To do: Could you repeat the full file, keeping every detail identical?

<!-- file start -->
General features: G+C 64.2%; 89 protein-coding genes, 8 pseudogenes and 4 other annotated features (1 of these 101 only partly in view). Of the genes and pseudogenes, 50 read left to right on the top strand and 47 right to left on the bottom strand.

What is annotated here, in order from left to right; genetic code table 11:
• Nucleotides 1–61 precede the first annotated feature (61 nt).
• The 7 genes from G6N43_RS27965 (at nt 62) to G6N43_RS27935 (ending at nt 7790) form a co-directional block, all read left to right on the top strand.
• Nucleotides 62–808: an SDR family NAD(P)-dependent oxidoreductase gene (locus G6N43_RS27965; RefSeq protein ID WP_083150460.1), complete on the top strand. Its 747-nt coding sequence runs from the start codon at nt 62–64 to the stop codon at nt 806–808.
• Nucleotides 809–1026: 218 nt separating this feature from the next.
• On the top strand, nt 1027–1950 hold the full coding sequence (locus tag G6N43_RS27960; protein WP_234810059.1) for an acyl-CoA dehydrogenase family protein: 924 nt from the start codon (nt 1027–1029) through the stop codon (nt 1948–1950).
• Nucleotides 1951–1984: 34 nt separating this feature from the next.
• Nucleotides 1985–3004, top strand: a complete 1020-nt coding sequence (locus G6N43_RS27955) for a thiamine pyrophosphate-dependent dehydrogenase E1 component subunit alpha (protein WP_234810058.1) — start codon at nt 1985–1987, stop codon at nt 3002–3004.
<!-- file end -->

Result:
General features: G+C 64.2%; 89 protein-coding genes, 8 pseudogenes and 4 other annotated features (1 of these 101 only partly in view). Of the genes and pseudogenes, 50 read left to right on the top strand and 47 right to left on the bottom strand.

What is annotated here, in order from left to right; genetic code table 11:
• Nucleotides 1–61 precede the first annotated feature (61 nt).
• The 7 genes from G6N43_RS27965 (at nt 62) to G6N43_RS27935 (ending at nt 7790) form a co-directional block, all read left to right on the top strand.
• Nucleotides 62–808: an SDR family NAD(P)-dependent oxidoreductase gene (locus G6N43_RS27965; RefSeq protein ID WP_083150460.1), complete on the top strand. Its 747-nt coding sequence runs from the start codon at nt 62–64 to the stop codon at nt 806–808.
• Nucleotides 809–1026: 218 nt separating this feature from the next.
• On the top strand, nt 1027–1950 hold the full coding sequence (locus tag G6N43_RS27960; protein WP_234810059.1) for an acyl-CoA dehydrogenase family protein: 924 nt from the start codon (nt 1027–1029) through the stop codon (nt 1948–1950).
• Nucleotides 1951–1984: 34 nt separating this feature from the next.
• Nucleotides 1985–3004, top strand: a complete 1020-nt coding sequence (locus G6N43_RS27955) for a thiamine pyrophosphate-dependent dehydrogenase E1 component subunit alpha (protein WP_234810058.1) — start codon at nt 1985–1987, stop codon at nt 3002–3004.